If you can, what system of voting will the Central Committee use? Is it codified or chosen by the Chair or a smaller group?
    Do you think the process will survive a challenge to it’s constitutionality? Theres a very interesting discussion on this subject on the Inverse Condemnation blog. Lingle certainly was a consequential governor, with many serious consequences like this one.

  • 15 cwd // Dec 25, 2012 at 10:52 pm

    I received e-mails, phone calls and texts directly from ten people of the 14 to be considered tomorrow. I also received well over three dozen phone calls from their supporters; however, I only received one very long e-mail from a Tulsi supporter rather than anything from her directly.

    NJB are not the someone’s initials but represent a very positive description in a particular environment in which I grew up.

    The gubernatorial selection process is a state law while the nominee process is done internally within the various political parties according to their own rules.

  • 16 Hugh Clark // Dec 26, 2012 at 7:44 am

    Amen, Jim Loomis. Inouye’s name has been mangled by taking heads, I hope his spirit seeks revenge.

  • 17 richard gozinya // Dec 26, 2012 at 9:08 am

    NJB is often used to refer to Nice Jewish Boy.

  • 18 zzzzzz // Dec 26, 2012 at 11:14 am

    Unfortunately, losing Oshiro would once again shake up Abercrombie’s administration.

  • 19 zzzzzz // Dec 26, 2012 at 11:15 am

    Has Tulsi Gabbard every served out a term to which she was elected?

  • 20 Tim // Dec 26, 2012 at 1:29 pm

    SA: Hawaii Democrats today recommended U.S. Rep. Colleen Hanabusa, Lt. Gov. Brian Schatz and deputy director of the state Department of Land and Natural Resources Esther Kiaaina to replace the late U.S. Sen. Daniel Inouye in the Senate.
    Gov. Neil Abercrombie is expected to make the appointment soon after he receives the names so the new senator can be sworn in to vote on the fiscal cliff of tax increases and spending cuts scheduled to take effect in January.

  • 21 Andy Parx // Dec 26, 2012 at 1:31 pm

    I know- what was with that EE-no-ay? They all did it on the mainland for decades.

  • 22 compare and decide // Dec 26, 2012 at 1:41 pm

    That is the correct way to pronounce Inouye in the Japanese language. The national media do not take into account that Hawaii has an Americanized pronunciation of names.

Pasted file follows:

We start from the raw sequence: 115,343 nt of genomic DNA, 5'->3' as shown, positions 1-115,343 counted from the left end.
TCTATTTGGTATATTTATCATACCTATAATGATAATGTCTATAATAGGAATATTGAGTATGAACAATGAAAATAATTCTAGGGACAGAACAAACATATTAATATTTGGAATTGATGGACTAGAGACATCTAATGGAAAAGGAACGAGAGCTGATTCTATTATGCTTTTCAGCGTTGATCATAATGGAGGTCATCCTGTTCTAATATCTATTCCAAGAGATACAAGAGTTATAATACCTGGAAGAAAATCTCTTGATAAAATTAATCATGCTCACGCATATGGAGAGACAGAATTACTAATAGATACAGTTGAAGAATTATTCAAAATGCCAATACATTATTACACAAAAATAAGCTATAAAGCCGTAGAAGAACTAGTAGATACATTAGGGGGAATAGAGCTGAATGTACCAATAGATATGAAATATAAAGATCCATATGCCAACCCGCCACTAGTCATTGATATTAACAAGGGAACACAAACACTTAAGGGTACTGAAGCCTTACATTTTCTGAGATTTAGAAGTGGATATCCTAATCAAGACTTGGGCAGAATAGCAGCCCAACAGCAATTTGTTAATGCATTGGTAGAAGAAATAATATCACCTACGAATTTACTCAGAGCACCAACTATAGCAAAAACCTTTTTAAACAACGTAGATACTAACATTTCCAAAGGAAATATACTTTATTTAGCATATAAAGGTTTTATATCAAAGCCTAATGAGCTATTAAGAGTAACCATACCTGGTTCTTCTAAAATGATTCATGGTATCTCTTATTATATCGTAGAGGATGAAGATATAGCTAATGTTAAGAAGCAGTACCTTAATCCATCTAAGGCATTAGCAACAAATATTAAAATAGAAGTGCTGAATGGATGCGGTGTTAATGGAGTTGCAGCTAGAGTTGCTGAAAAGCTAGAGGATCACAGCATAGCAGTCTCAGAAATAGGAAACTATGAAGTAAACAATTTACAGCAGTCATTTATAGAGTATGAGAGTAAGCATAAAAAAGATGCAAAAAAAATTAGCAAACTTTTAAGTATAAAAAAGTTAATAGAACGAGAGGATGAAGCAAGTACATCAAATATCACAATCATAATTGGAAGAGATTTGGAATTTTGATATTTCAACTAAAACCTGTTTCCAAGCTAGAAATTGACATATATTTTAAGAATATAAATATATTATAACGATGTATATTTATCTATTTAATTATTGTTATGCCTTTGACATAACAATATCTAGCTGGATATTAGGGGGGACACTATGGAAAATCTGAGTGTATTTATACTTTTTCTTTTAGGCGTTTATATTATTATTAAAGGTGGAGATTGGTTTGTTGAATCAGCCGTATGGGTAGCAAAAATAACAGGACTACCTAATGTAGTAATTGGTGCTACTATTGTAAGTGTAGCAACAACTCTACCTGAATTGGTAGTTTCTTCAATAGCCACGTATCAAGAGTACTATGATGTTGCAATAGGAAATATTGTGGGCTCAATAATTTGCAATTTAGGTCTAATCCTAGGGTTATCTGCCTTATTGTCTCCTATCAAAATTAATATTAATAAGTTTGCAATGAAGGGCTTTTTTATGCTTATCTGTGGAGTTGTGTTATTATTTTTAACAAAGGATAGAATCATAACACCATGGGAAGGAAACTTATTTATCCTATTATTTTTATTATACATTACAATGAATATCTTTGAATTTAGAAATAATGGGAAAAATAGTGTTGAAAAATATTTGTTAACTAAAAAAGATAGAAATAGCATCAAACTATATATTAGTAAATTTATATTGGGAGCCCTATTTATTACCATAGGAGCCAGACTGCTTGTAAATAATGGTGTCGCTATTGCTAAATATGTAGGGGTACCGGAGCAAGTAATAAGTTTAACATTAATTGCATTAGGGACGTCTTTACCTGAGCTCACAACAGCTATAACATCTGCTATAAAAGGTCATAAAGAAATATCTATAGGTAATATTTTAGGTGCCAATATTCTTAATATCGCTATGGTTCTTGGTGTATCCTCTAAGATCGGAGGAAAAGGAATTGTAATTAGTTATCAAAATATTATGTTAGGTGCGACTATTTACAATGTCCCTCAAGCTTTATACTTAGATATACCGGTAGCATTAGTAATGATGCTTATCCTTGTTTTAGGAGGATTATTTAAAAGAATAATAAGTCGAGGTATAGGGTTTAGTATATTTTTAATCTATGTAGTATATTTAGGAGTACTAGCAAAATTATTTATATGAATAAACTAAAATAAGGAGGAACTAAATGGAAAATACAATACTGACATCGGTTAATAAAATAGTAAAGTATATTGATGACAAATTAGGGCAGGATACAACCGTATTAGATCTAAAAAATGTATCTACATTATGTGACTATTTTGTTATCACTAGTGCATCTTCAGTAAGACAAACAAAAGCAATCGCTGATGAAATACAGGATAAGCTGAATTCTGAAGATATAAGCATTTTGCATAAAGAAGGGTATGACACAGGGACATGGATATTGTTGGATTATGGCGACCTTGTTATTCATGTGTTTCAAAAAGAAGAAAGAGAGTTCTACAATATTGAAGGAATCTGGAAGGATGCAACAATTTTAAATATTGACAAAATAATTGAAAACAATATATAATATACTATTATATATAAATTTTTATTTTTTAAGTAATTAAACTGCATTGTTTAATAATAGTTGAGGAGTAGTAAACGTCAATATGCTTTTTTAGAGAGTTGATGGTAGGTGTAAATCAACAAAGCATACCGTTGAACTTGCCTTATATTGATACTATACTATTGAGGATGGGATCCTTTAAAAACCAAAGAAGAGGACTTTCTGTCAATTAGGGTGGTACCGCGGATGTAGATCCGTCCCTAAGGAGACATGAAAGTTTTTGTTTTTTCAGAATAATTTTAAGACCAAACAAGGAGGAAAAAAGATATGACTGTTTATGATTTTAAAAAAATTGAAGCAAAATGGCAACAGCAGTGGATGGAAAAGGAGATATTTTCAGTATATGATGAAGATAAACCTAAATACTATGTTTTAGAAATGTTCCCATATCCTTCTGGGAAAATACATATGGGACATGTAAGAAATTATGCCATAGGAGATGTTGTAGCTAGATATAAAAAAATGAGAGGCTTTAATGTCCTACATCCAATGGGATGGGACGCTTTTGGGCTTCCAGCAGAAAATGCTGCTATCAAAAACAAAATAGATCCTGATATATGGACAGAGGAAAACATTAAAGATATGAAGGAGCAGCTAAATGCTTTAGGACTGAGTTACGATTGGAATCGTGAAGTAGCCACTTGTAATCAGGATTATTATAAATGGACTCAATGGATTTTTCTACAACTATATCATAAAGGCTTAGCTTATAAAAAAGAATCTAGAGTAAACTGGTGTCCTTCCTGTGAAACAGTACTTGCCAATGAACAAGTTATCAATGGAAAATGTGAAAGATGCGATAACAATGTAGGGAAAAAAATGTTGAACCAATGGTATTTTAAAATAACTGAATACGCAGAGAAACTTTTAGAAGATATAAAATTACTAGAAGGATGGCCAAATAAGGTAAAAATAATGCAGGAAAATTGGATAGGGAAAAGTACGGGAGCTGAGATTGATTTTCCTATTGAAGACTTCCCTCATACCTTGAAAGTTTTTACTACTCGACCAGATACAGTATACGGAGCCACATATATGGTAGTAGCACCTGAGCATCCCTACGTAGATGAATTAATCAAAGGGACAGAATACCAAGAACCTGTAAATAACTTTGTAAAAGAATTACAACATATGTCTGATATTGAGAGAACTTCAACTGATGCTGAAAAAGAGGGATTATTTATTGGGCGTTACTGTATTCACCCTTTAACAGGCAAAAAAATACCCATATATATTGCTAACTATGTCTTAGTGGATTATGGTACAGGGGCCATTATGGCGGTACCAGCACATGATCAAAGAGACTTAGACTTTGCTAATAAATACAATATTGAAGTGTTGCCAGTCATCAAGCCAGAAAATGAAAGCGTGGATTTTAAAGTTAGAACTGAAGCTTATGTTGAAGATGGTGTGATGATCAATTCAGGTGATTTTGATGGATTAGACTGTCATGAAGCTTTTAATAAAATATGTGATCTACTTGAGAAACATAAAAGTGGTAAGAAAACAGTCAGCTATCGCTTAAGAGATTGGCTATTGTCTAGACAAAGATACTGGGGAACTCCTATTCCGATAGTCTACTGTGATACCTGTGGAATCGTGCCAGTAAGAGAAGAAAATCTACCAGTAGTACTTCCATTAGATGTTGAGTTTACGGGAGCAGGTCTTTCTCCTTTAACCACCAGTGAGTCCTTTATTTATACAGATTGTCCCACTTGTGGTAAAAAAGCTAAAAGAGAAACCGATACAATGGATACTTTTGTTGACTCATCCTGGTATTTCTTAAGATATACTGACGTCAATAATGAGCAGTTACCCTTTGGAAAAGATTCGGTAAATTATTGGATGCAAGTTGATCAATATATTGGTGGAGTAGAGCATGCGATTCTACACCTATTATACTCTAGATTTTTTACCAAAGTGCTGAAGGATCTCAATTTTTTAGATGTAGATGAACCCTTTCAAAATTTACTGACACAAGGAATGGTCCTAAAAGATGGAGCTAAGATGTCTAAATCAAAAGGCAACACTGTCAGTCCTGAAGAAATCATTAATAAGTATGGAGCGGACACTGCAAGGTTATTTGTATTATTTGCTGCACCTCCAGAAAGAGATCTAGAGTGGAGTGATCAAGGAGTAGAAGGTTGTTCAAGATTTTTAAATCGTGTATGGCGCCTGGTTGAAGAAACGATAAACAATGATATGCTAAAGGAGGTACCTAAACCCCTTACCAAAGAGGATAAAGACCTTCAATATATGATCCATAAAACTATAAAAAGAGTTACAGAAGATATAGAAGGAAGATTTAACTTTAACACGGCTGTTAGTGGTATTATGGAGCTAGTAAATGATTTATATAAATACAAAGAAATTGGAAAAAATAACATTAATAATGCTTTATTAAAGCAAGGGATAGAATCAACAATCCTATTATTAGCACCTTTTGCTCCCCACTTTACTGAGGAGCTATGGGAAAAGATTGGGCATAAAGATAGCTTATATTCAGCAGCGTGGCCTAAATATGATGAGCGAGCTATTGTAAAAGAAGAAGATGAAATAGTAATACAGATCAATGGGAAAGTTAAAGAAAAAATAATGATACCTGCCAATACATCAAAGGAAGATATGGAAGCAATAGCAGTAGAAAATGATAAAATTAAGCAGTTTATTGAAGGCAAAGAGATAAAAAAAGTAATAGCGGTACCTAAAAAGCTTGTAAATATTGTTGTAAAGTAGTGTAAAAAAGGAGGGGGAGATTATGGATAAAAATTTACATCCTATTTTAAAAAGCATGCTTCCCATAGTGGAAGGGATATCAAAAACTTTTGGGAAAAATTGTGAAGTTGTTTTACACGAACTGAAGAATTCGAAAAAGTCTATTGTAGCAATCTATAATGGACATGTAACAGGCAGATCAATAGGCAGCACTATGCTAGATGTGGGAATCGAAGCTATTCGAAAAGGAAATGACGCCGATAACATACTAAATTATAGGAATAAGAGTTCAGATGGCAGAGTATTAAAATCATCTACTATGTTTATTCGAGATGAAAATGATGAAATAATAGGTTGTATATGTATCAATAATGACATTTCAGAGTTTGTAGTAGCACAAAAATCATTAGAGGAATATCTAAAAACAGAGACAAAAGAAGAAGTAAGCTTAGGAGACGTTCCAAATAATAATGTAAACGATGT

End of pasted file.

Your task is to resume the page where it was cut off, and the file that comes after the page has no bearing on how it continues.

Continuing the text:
• 23 Tim // Dec 26, 2012 at 2:19 pm


  • 24 Hawaiino // Dec 26, 2012 at 4:07 pm

    Yes, the “NJB” is the next senator…and a different domino sequence is catalyzed.
    Can you see Calvin and Neil seeing eye to eye?
    Interesting 2014 shaping up…

  • 25 Hawaiino // Dec 26, 2012 at 4:19 pm

    BTW cwd,
    Now that its over what was the system / rules used to determine the nominees?
    I’m curious as to how many applicants could have been considered in the Inouye faction of the Party?
    I like the choice of Schatz…I hope that all of the current delegation stay in their places and establish some expertise/ seniority before their ambitions propel them to venture to the next level.
    I’m talking to you Coleen and Tulsi…prove yourselves in the House, we need your best efforts.

  • 26 cwd // Dec 26, 2012 at 6:38 pm

    Anyone who is a member of the Democratic Party of Hawaii for at least six months and has not been censured for acting against the Party’s rules, positions, and platform could apply. Fourteen people did so. At least five others decided not to apply for a variety of reasons.

    All applicants provided a CV or resume plus a written set of statements about what they feel are the most important issues facing Hawai`i and the United States.

    All applications had to be received by 5 pm on Monday, December 24, and were vetted as to their membership. The papers were sent out later that evening.

    I printed them out and carried them with me to read between the Diamond Head Classic Basketball Tournament games yesterday at the Stan Sheriff Center at UH-Manoa.

    In addition to the members of the State Central Committee, the public as well as the media met this morning at the Party headquarters and listened to each of the applicants.

    Several applicants as well as Committee members called in by phone or used computer technology because they could not be there in person.

    Then everyone not authorized to vote left the facility.

    For approximately 40 minutes, about 30 members spoke up on behalf of the candidate(s) they supported, Perhaps as many as six also addressed their concerns about voting for several of the candidates.

    Yes, I spoke on behalf on Brian Schatz and briefly described his three major areas of concern: the environment, social justice matters, and human services.